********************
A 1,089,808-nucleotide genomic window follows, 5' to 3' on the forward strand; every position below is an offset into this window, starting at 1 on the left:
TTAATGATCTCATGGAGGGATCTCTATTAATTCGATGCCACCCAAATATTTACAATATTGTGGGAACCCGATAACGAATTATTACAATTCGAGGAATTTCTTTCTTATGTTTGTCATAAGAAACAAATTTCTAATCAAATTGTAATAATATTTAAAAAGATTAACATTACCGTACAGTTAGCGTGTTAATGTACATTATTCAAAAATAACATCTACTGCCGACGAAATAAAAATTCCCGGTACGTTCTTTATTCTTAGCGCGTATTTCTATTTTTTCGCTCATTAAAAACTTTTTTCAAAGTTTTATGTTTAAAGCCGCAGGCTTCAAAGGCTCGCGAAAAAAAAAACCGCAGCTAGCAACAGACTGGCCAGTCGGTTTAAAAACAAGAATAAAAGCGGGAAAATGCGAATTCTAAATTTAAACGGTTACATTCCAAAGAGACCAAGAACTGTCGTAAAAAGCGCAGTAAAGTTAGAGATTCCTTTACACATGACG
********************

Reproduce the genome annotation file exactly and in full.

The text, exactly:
A 1,089,808-nucleotide genomic window follows, 5' to 3' on the forward strand; every position below is an offset into this window, starting at 1 on the left:
TTAATGATCTCATGGAGGGATCTCTATTAATTCGATGCCACCCAAATATTTACAATATTGTGGGAACCCGATAACGAATTATTACAATTCGAGGAATTTCTTTCTTATGTTTGTCATAAGAAACAAATTTCTAATCAAATTGTAATAATATTTAAAAAGATTAACATTACCGTACAGTTAGCGTGTTAATGTACATTATTCAAAAATAACATCTACTGCCGACGAAATAAAAATTCCCGGTACGTTCTTTATTCTTAGCGCGTATTTCTATTTTTTCGCTCATTAAAAACTTTTTTCAAAGTTTTATGTTTAAAGCCGCAGGCTTCAAAGGCTCGCGAAAAAAAAAACCGCAGCTAGCAACAGACTGGCCAGTCGGTTTAAAAACAAGAATAAAAGCGGGAAAATGCGAATTCTAAATTTAAACGGTTACATTCCAAAGAGACCAAGAACTGTCGTAAAAAGCGCAGTAAAGTTAGAGATTCCTTTACACATGACG